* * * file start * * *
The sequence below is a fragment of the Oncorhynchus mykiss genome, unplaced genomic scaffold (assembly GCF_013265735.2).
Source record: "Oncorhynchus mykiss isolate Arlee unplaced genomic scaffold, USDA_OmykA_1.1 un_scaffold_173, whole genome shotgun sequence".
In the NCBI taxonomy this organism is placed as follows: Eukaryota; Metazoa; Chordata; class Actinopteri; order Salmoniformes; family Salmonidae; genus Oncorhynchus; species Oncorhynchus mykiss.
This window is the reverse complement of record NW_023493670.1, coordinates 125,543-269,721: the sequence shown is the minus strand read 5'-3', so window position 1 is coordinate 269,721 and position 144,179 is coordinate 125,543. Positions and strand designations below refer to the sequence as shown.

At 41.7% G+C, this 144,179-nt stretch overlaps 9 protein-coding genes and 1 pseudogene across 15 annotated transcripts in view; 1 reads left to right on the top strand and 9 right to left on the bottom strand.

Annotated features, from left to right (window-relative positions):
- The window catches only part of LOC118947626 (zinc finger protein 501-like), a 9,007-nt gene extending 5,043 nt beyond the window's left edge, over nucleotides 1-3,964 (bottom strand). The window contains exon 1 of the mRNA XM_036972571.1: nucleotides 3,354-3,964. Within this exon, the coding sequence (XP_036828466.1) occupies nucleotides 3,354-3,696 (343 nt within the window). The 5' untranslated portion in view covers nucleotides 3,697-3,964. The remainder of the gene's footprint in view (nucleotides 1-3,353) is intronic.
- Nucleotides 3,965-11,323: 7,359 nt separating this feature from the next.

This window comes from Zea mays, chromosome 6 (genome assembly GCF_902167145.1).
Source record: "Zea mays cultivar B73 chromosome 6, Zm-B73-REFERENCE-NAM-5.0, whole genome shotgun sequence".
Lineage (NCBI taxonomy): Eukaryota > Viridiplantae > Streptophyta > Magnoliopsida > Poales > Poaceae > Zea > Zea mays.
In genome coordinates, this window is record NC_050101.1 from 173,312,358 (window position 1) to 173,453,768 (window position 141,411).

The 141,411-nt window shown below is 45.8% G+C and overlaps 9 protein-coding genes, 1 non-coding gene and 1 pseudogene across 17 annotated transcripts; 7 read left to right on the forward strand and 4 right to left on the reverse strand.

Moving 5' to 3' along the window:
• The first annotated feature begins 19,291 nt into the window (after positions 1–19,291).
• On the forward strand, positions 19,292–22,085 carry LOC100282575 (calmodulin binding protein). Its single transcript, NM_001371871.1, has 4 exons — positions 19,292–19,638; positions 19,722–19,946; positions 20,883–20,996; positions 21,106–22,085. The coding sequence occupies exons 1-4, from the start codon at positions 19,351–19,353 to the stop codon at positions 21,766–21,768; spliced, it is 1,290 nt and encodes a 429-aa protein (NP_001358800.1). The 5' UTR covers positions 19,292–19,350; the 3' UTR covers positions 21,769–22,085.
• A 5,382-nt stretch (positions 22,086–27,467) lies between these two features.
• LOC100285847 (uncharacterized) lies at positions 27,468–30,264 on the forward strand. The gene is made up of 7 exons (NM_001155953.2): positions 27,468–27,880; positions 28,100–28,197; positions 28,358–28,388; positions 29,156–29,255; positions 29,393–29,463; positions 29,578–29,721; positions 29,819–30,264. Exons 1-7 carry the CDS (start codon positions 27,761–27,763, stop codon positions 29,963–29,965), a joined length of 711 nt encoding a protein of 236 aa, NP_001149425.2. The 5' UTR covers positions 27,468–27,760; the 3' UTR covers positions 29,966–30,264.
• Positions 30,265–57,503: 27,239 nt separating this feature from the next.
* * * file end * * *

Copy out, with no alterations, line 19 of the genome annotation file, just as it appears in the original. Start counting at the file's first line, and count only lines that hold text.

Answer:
• Positions 30,265–57,503: 27,239 nt separating this feature from the next.